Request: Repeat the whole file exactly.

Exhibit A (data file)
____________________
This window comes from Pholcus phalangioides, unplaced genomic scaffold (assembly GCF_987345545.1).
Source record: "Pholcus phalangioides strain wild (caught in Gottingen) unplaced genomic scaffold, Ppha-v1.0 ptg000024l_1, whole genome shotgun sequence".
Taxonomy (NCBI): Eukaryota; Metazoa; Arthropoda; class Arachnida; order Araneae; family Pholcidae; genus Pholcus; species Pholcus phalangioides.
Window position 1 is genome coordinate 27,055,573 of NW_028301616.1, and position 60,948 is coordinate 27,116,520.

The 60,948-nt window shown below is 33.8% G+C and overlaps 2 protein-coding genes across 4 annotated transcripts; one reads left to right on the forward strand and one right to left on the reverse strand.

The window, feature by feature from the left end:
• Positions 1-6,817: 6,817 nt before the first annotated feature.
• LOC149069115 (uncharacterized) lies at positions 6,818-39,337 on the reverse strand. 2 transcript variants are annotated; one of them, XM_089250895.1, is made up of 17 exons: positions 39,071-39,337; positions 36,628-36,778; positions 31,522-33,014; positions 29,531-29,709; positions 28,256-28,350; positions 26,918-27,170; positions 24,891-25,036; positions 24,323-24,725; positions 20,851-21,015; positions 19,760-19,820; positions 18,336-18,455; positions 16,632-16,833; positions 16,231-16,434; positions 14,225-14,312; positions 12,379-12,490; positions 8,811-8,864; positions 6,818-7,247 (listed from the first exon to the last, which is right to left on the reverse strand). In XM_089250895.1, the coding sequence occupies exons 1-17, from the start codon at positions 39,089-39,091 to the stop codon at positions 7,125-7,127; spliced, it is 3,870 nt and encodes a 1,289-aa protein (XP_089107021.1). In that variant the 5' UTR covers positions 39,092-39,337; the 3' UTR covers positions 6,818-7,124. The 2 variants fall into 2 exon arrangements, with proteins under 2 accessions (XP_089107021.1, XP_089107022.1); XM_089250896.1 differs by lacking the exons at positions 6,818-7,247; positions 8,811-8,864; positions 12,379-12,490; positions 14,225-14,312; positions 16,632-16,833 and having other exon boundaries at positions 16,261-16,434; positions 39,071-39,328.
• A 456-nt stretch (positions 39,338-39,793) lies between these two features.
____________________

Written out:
This window comes from Pholcus phalangioides, unplaced genomic scaffold (assembly GCF_987345545.1).
Source record: "Pholcus phalangioides strain wild (caught in Gottingen) unplaced genomic scaffold, Ppha-v1.0 ptg000024l_1, whole genome shotgun sequence".
Taxonomy (NCBI): Eukaryota; Metazoa; Arthropoda; class Arachnida; order Araneae; family Pholcidae; genus Pholcus; species Pholcus phalangioides.
Window position 1 is genome coordinate 27,055,573 of NW_028301616.1, and position 60,948 is coordinate 27,116,520.

The 60,948-nt window shown below is 33.8% G+C and overlaps 2 protein-coding genes across 4 annotated transcripts; one reads left to right on the forward strand and one right to left on the reverse strand.

The window, feature by feature from the left end:
• Positions 1-6,817: 6,817 nt before the first annotated feature.
• LOC149069115 (uncharacterized) lies at positions 6,818-39,337 on the reverse strand. 2 transcript variants are annotated; one of them, XM_089250895.1, is made up of 17 exons: positions 39,071-39,337; positions 36,628-36,778; positions 31,522-33,014; positions 29,531-29,709; positions 28,256-28,350; positions 26,918-27,170; positions 24,891-25,036; positions 24,323-24,725; positions 20,851-21,015; positions 19,760-19,820; positions 18,336-18,455; positions 16,632-16,833; positions 16,231-16,434; positions 14,225-14,312; positions 12,379-12,490; positions 8,811-8,864; positions 6,818-7,247 (listed from the first exon to the last, which is right to left on the reverse strand). In XM_089250895.1, the coding sequence occupies exons 1-17, from the start codon at positions 39,089-39,091 to the stop codon at positions 7,125-7,127; spliced, it is 3,870 nt and encodes a 1,289-aa protein (XP_089107021.1). In that variant the 5' UTR covers positions 39,092-39,337; the 3' UTR covers positions 6,818-7,124. The 2 variants fall into 2 exon arrangements, with proteins under 2 accessions (XP_089107021.1, XP_089107022.1); XM_089250896.1 differs by lacking the exons at positions 6,818-7,247; positions 8,811-8,864; positions 12,379-12,490; positions 14,225-14,312; positions 16,632-16,833 and having other exon boundaries at positions 16,261-16,434; positions 39,071-39,328.
• A 456-nt stretch (positions 39,338-39,793) lies between these two features.